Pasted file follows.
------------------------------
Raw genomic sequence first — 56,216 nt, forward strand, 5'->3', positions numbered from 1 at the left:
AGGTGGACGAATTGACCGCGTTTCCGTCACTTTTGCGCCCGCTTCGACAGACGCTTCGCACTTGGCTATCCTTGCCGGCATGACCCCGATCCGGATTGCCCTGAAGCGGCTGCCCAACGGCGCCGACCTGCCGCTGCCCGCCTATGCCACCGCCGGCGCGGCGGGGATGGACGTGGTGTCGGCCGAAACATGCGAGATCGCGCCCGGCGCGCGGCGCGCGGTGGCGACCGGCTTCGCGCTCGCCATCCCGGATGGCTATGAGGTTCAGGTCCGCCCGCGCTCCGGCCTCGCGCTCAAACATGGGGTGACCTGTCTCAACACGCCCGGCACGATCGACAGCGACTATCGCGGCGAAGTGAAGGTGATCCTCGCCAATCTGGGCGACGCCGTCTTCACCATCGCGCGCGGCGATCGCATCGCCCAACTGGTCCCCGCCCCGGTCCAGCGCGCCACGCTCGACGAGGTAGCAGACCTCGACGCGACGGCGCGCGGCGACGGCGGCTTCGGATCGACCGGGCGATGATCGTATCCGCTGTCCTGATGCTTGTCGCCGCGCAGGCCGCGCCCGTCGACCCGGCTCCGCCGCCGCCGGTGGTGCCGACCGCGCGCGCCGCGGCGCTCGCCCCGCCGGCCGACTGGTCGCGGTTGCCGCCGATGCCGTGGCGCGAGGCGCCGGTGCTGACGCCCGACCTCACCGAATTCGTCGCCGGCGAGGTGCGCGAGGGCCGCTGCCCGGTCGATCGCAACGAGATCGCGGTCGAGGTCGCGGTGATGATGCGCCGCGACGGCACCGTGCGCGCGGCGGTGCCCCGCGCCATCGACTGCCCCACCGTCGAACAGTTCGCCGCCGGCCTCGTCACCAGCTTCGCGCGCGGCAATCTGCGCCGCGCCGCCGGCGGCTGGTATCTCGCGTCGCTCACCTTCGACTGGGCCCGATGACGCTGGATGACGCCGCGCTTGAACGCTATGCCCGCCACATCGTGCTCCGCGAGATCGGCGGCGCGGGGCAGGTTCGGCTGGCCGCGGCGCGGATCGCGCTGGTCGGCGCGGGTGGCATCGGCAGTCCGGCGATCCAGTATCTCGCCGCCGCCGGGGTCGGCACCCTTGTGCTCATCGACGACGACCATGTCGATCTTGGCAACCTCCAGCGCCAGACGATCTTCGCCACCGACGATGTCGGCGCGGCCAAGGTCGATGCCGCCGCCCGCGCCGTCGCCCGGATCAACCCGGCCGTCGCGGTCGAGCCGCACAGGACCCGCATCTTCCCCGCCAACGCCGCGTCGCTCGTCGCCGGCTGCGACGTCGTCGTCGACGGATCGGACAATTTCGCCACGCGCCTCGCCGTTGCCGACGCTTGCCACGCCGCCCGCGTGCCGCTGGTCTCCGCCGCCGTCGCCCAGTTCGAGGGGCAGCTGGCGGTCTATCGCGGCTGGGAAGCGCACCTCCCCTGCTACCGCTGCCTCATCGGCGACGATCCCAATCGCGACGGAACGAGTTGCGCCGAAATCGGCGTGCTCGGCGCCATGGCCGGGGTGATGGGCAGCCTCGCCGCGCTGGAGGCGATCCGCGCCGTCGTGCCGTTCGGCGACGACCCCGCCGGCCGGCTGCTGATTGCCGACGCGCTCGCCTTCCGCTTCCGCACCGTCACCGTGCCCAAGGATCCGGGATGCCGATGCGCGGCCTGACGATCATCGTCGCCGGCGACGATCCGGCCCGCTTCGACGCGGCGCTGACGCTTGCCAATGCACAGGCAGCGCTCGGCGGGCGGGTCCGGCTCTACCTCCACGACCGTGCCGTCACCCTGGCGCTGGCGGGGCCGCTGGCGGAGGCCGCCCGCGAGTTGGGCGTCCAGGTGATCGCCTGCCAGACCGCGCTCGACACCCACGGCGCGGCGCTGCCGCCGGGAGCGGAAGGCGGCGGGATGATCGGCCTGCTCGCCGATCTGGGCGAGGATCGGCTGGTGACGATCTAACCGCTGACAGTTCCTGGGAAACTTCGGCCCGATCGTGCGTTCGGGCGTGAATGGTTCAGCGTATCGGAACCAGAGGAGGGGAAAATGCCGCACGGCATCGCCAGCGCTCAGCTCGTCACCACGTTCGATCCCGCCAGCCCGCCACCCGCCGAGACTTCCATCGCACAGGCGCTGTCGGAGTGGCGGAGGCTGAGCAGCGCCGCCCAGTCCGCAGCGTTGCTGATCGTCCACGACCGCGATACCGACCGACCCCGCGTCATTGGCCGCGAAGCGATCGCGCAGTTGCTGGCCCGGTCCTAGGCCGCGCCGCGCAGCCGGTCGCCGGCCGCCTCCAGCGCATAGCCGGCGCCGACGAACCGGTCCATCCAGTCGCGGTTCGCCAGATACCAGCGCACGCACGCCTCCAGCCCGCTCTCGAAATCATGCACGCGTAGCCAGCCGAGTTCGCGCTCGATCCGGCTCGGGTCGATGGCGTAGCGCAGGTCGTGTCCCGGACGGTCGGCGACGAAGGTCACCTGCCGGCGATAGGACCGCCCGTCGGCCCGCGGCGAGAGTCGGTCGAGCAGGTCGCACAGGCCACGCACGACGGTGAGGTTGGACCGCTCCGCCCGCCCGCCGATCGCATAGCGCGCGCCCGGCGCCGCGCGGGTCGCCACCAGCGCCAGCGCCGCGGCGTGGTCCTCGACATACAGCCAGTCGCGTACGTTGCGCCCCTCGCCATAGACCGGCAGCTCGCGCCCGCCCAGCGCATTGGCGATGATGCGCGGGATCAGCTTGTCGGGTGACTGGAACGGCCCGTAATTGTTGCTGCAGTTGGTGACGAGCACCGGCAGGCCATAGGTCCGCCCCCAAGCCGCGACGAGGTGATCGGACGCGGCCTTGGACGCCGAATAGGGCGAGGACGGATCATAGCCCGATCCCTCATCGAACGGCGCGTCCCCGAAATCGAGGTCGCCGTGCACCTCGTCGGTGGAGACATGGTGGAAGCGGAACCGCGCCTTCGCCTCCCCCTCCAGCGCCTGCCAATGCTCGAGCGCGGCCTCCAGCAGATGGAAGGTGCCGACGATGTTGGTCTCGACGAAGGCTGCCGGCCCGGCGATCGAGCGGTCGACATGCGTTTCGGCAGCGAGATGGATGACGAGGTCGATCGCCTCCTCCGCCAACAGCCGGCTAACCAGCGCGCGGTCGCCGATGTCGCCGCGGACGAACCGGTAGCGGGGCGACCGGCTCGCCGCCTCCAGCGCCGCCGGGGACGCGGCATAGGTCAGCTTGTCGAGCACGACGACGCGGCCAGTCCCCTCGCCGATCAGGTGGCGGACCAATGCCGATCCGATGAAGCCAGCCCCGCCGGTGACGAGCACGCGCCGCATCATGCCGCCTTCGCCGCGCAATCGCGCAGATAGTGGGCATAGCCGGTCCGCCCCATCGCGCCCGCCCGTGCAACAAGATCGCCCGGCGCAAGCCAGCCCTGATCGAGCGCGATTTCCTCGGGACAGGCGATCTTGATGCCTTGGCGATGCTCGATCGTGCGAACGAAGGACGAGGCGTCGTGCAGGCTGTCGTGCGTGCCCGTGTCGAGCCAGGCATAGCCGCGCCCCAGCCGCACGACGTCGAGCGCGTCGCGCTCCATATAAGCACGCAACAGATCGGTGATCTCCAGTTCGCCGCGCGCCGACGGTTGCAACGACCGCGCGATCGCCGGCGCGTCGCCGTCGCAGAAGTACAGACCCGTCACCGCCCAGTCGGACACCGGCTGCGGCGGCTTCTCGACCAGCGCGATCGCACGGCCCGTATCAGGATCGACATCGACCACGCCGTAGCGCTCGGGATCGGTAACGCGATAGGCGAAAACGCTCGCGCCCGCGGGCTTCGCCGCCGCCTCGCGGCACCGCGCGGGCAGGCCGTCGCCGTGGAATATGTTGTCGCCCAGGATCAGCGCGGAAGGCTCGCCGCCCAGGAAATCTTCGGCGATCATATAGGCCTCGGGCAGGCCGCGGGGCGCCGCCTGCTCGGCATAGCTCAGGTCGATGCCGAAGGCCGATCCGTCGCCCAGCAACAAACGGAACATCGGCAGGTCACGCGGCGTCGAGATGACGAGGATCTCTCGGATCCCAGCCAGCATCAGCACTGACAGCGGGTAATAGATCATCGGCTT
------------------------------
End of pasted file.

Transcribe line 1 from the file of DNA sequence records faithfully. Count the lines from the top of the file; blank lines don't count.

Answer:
Raw genomic sequence first — 56,216 nt, forward strand, 5'->3', positions numbered from 1 at the left: